Honesty may not always be the best policy in politics, but when it comes to an emerging superpower with a very different view of governing, President Barack Obama might want to be more up-front. That’s according to international award-winning Towson University history professor Steve Phillips.
The Asian studies expert’s op-ed in The Baltimore Sun titled “Obama-Xi summit shows the danger of personal diplomacy” says Obama can’t expect the same degree of success after his talks with Chinese president Xi Jinping as former president Richard Nixon’s triumph after his first visit to China. In fact, Phillips says, no president since Nixon has scored so high.
It’s not just because politics have changed. It’s because China has gotten much stronger in the last 40 years. The nation is now in the midst of an industrial revolution that pushes it forward as a global power, regardless of its political system. And its new president insists that the U.S. and other nations must accept the Communist Party’s “core interests,” whether they like those interests or not.
“Mr. Obama needs a foreign policy and public relations victory more urgently than Mr. Xi,” writes Phillips. “Mr. Obama is mired in a slew of scandals … Since Mr. Xi became president in March 2013, he has rapidly consolidated his power and faces no significant rivals at home.”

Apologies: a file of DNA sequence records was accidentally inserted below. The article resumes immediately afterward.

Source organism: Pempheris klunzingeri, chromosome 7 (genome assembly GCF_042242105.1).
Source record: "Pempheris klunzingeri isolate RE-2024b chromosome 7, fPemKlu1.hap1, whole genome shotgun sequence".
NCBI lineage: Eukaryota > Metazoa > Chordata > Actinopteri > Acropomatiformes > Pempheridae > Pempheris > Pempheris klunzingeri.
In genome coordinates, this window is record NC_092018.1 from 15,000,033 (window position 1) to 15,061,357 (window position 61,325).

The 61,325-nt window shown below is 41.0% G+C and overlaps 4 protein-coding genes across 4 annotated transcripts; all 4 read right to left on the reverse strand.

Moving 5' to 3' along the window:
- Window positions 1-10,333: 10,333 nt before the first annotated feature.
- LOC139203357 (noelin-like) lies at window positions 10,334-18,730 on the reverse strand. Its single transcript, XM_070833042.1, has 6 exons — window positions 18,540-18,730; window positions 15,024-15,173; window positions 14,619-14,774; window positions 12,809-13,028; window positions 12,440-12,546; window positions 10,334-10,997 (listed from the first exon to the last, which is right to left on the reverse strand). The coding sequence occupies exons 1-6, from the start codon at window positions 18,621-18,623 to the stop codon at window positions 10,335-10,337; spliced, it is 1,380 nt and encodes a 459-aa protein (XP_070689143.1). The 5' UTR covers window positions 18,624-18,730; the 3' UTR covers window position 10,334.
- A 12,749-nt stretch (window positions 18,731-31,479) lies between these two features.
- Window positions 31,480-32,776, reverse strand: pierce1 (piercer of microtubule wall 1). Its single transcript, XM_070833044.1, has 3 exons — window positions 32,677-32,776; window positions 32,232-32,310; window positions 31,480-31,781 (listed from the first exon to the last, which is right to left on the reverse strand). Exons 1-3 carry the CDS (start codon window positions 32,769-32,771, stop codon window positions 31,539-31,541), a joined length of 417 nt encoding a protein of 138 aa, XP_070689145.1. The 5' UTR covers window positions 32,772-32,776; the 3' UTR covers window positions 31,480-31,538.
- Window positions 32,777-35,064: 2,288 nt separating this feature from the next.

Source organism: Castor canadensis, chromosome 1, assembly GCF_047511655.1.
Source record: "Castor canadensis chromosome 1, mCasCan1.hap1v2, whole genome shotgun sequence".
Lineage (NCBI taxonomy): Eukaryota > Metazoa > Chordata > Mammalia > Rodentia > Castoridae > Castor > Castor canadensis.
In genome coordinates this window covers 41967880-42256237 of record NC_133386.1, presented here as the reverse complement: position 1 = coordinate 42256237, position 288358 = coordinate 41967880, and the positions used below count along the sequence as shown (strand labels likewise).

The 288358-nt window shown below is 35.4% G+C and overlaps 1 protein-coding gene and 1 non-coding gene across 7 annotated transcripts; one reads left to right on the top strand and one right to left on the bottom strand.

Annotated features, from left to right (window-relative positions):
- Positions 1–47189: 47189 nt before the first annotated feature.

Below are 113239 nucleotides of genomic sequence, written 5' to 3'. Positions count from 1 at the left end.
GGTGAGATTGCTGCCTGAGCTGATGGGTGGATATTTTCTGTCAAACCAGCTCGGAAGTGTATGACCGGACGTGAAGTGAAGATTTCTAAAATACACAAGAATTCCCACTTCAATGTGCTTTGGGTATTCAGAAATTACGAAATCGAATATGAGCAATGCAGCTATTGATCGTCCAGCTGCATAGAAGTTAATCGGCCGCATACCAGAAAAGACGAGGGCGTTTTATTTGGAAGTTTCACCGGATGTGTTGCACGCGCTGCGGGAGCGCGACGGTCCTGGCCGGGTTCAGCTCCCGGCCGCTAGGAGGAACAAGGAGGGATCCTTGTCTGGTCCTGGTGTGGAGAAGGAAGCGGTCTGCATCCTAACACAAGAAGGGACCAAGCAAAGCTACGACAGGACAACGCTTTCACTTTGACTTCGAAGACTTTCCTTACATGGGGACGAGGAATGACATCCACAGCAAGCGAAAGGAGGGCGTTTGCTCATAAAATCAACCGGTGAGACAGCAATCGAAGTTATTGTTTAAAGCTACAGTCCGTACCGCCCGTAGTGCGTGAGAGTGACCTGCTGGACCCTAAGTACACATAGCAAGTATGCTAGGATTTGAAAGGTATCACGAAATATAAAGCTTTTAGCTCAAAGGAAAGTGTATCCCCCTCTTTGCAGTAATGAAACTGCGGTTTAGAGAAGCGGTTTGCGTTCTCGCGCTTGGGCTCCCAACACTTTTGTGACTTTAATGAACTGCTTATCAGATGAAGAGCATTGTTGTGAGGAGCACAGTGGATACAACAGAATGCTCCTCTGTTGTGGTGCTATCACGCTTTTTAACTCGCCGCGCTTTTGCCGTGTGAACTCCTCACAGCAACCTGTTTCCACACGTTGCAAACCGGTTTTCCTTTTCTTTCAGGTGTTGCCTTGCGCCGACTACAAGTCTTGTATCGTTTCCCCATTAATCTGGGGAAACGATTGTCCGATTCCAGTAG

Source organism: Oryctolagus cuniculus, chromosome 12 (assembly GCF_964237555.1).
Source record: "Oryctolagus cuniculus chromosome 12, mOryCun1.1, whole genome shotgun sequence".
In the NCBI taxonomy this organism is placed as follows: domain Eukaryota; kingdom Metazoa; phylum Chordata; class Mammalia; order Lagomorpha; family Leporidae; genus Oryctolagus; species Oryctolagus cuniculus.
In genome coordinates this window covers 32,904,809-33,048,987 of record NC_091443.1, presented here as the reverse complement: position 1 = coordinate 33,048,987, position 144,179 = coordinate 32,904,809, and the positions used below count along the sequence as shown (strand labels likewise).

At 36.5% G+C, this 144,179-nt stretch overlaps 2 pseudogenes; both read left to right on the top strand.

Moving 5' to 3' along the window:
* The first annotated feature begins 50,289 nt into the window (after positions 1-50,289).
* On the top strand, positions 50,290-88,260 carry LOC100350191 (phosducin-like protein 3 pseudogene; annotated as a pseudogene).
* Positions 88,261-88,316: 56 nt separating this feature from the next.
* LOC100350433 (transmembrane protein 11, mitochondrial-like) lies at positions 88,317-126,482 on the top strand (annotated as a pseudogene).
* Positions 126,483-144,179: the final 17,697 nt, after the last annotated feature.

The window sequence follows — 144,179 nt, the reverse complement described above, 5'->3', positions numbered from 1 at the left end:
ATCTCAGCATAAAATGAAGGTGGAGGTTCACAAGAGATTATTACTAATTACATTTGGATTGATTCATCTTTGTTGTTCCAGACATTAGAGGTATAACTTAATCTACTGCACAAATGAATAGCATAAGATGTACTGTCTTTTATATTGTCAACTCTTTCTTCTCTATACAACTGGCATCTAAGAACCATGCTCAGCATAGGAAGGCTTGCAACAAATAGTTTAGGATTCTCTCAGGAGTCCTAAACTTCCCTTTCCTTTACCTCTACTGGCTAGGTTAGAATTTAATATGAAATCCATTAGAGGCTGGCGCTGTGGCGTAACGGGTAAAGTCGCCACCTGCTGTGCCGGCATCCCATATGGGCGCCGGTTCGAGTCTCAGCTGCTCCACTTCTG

Phillips points out that eight hours of face-to-face meetings between the two leaders last weekend did little to satisfy a long-wary American public. The U.S. accuses China of cybercrimes—stealing intellectual property and plans for American fighter jets, hacking that rises to the level of national security risk—but the meeting provided little progress there. Human rights violations have long stirred American outrage, yet immediately after the meetings, China sentenced imprisoned Nobel Peace Prize winner Liu Xiaobo’s brother-in-law to 11 years behind bars for real estate fraud. That’s despite what defense attorneys called a lack of evidence and inconsistent testimony from the victim.
“President Obama would be better served by not raising hopes that personal diplomacy will lead to dramatic breakthroughs,” Phillips writes. “He should speak frankly to the American people about growing tensions with Beijing.”
As Phillips describes, there were two agreements to speak of that came from last weekend’s meetings: reducing the production of hydrofluorocarbon gas that contributes to global warming and preventing a nuclear North Korea. So that’s something.